Page 203. " They were the scum of Rio and the Gold Coast "
Map of British Possessions in Colonial Africa as in 1913. The Gold Coast Highlighted.
Creative Commons Attribution Share AlikeMap of British Possessions in Colonial Africa as in 1913. The Gold Coast Highlighted. - Credit: P. S. Burton

From the early 1500s, West Africa's Gold Coast was overrun by adventurers from European nations, including Portugal, France, Sweden, Denmark, Britain and Holland, looking to capitalize on natural and human resources.

The British established a fort at Kormatine in 1651, and at Cape Castle in 1661. With vessels laden with goods and gold, piracy was a problem. On March 28 1722, a trial of pirates was held at Cape Castle and 52 pirates were condemned to death. Scarborough Maritime Heritage Centre says: "They were executed, according to their sentence, without the gates of Cape Coast Castle and within the flood marks." One of the pirates executed at Cape Castle was John Stephenson, a former Whitby chaplain.

Modern-day Ghana was formed from Britain's Gold Coast colony and the British section of Togoland, a German protectorate that eventually fell under the control of Britain and France. Ghana gained its independence in 1957.

 

Building the Railway from Sekondi to the Gold Mining Region of the Western Gold Coast: The British Empire in Africa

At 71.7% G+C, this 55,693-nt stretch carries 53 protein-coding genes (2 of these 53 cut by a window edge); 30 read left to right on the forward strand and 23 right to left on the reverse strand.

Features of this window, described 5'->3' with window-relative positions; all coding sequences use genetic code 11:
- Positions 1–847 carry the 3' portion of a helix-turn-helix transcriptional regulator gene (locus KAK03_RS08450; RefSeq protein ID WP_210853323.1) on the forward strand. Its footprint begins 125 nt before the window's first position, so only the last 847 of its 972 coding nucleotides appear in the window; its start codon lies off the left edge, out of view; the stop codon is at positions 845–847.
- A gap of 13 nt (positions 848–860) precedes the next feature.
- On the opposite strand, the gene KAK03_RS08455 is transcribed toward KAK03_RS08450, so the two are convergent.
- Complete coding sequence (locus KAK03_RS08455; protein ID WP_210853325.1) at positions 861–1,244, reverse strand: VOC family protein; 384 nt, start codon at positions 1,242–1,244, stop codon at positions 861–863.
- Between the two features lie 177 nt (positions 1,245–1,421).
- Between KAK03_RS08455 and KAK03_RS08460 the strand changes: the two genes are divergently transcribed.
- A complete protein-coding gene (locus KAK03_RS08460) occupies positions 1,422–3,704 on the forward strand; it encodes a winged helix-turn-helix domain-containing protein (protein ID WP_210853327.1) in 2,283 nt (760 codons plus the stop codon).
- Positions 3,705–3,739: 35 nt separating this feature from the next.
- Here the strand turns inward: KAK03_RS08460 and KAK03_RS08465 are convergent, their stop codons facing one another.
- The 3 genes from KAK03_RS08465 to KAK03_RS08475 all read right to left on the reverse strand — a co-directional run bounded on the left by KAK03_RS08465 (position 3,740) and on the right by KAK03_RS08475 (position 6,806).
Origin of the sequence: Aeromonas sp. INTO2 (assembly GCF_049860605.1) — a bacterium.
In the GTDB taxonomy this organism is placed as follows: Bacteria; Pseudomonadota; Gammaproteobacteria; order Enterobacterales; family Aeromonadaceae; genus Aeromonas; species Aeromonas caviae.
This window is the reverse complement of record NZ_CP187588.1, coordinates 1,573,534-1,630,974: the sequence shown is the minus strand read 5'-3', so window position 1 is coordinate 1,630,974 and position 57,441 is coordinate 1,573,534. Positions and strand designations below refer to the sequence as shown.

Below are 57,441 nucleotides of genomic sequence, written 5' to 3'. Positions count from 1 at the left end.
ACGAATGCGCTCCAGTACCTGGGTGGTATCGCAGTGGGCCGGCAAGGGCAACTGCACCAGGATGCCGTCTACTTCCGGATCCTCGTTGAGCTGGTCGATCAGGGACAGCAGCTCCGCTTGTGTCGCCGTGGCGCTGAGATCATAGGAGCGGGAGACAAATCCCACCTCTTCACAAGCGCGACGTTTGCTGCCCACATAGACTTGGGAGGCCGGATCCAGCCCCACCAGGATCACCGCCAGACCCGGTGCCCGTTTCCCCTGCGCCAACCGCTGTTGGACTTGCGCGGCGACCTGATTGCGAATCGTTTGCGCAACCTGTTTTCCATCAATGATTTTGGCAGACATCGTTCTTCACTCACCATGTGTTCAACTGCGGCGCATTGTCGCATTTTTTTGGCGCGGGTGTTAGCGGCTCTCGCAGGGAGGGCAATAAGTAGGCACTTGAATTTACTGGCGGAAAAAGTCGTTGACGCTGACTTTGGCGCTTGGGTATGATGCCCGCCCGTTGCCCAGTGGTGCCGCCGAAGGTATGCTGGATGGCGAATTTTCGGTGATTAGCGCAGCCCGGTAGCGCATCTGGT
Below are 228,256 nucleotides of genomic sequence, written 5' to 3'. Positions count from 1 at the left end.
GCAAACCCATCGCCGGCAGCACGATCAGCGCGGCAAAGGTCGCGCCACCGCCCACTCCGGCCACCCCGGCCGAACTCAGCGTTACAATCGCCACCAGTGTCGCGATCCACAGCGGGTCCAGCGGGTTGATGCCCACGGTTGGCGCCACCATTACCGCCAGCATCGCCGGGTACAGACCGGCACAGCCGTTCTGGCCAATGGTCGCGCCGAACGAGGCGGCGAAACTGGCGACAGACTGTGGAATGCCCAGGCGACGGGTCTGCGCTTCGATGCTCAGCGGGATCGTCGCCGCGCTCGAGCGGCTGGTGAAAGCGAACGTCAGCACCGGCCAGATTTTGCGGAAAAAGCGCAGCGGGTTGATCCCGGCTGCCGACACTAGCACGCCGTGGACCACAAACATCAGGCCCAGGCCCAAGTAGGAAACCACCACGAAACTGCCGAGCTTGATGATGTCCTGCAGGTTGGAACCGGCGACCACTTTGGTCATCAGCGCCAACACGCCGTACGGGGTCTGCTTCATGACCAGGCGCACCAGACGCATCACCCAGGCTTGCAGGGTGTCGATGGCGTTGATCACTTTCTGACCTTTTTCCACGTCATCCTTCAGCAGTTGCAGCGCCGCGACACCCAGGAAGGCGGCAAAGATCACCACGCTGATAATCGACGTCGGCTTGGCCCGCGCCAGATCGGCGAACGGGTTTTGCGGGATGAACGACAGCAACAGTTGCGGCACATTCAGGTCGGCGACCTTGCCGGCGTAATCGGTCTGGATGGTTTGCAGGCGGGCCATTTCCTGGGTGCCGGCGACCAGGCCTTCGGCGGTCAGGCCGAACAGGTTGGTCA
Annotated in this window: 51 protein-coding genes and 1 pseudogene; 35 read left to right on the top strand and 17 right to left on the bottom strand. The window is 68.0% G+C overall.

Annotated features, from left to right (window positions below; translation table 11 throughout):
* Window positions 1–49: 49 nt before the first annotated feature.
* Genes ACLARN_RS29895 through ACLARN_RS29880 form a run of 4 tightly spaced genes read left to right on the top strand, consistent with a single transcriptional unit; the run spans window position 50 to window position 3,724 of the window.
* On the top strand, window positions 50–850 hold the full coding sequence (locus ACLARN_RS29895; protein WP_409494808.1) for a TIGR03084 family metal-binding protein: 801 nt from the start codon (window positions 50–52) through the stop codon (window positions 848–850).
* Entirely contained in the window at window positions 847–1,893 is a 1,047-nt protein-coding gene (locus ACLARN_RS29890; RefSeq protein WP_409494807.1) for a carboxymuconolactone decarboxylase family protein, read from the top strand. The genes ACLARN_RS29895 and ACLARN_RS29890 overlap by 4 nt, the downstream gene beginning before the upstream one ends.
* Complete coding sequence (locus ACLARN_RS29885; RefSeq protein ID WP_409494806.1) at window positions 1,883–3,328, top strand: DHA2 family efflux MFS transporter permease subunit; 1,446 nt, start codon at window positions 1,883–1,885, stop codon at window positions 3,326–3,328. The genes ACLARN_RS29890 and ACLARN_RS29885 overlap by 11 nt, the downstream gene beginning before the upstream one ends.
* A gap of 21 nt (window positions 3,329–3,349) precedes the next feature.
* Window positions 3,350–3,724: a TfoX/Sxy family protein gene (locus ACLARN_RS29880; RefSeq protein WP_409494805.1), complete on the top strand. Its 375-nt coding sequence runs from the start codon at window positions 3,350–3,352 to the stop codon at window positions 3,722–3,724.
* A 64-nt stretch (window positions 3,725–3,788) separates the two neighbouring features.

Public DomainBuilding the Railway from Sekondi to the Gold Mining Region of the Western Gold Coast: The British Empire in Africa - Credit: Leo Weinthal: Britain across the seas: Africa; a history and description of the British Empire in Africa, by Johnston, Harry Hamilton
Page 225. " Forbid the banns "
The Church of England Banned the Banns of Marriage in 1996
Creative Commons Attribution Share AlikeThe Church of England Banned the Banns of Marriage in 1996 - Credit: Andrew Smith

Marriage banns, also called the banns of marriage, are a formal announcement by a Christian church of a couple's intention to wed. Primarily administered by the Church of England and Catholic churches, the banns must be read on three separate Sundays prior to the wedding, in the church where the wedding service is taking place and where both parties reside.

The Church of Ancient Ways says:

"During European feudal times, all public announcements concerning deaths, taxes, or births were called "banns."

The reading of the wedding banns, which include both partners' names and the parish where they reside, allows priests to ask their congregation whether parishioners know of any impediment to the forthcoming marriage.

In 1996, as reported by Britain's Independent newspaper:

"The Church of England's General Synod yesterday took 15 minutes to decide to try to abolish the 796-year-old tradition of reading the banns of marriage during services for the three weeks before a union can be solemnised in church."

Prior to this, if a priest failed to read the banns of marriage, he risked a jail sentence of up to 14 years. The term banns comes from a Middle English word meaning "proclamation," and its original purpose was to prevent clandestine marriages.

One Scottish case in particular led to Lord Hardwicke's Act or Marriage Act (1754), which declared a marriage legally valid only if the banns were called and a marriage licence obtained.

The Catholic church abandoned the practice in 1983.